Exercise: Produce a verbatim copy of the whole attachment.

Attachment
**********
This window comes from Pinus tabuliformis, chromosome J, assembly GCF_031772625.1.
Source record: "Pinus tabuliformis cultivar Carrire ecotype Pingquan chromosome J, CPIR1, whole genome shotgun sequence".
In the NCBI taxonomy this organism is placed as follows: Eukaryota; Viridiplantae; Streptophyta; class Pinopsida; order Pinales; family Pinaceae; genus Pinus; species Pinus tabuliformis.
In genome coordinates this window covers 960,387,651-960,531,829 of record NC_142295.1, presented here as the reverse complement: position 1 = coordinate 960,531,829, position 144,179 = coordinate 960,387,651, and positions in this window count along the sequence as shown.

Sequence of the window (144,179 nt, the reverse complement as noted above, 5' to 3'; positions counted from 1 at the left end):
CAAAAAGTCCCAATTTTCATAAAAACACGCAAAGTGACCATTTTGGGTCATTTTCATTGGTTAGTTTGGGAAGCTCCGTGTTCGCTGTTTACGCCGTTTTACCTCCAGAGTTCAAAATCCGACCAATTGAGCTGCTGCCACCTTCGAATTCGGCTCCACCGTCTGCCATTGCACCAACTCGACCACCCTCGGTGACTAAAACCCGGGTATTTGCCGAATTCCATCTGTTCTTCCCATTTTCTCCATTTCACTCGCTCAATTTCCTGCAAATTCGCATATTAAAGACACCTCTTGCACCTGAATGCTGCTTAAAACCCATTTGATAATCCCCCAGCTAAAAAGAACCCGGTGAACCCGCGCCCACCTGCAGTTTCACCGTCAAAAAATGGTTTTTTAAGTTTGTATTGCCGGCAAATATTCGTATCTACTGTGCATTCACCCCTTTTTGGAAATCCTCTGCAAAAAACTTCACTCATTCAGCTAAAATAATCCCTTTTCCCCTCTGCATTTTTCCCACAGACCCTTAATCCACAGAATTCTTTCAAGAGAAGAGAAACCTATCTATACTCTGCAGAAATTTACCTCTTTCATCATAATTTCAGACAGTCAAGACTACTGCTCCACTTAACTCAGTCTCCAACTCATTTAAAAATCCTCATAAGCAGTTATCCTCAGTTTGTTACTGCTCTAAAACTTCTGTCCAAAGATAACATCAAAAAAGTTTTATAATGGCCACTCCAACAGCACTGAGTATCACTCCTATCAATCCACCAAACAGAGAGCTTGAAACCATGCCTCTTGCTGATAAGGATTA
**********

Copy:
This window comes from Pinus tabuliformis, chromosome J, assembly GCF_031772625.1.
Source record: "Pinus tabuliformis cultivar Carrire ecotype Pingquan chromosome J, CPIR1, whole genome shotgun sequence".
In the NCBI taxonomy this organism is placed as follows: Eukaryota; Viridiplantae; Streptophyta; class Pinopsida; order Pinales; family Pinaceae; genus Pinus; species Pinus tabuliformis.
In genome coordinates this window covers 960,387,651-960,531,829 of record NC_142295.1, presented here as the reverse complement: position 1 = coordinate 960,531,829, position 144,179 = coordinate 960,387,651, and positions in this window count along the sequence as shown.

Sequence of the window (144,179 nt, the reverse complement as noted above, 5' to 3'; positions counted from 1 at the left end):
CAAAAAGTCCCAATTTTCATAAAAACACGCAAAGTGACCATTTTGGGTCATTTTCATTGGTTAGTTTGGGAAGCTCCGTGTTCGCTGTTTACGCCGTTTTACCTCCAGAGTTCAAAATCCGACCAATTGAGCTGCTGCCACCTTCGAATTCGGCTCCACCGTCTGCCATTGCACCAACTCGACCACCCTCGGTGACTAAAACCCGGGTATTTGCCGAATTCCATCTGTTCTTCCCATTTTCTCCATTTCACTCGCTCAATTTCCTGCAAATTCGCATATTAAAGACACCTCTTGCACCTGAATGCTGCTTAAAACCCATTTGATAATCCCCCAGCTAAAAAGAACCCGGTGAACCCGCGCCCACCTGCAGTTTCACCGTCAAAAAATGGTTTTTTAAGTTTGTATTGCCGGCAAATATTCGTATCTACTGTGCATTCACCCCTTTTTGGAAATCCTCTGCAAAAAACTTCACTCATTCAGCTAAAATAATCCCTTTTCCCCTCTGCATTTTTCCCACAGACCCTTAATCCACAGAATTCTTTCAAGAGAAGAGAAACCTATCTATACTCTGCAGAAATTTACCTCTTTCATCATAATTTCAGACAGTCAAGACTACTGCTCCACTTAACTCAGTCTCCAACTCATTTAAAAATCCTCATAAGCAGTTATCCTCAGTTTGTTACTGCTCTAAAACTTCTGTCCAAAGATAACATCAAAAAAGTTTTATAATGGCCACTCCAACAGCACTGAGTATCACTCCTATCAATCCACCAAACAGAGAGCTTGAAACCATGCCTCTTGCTGATAAGGATTA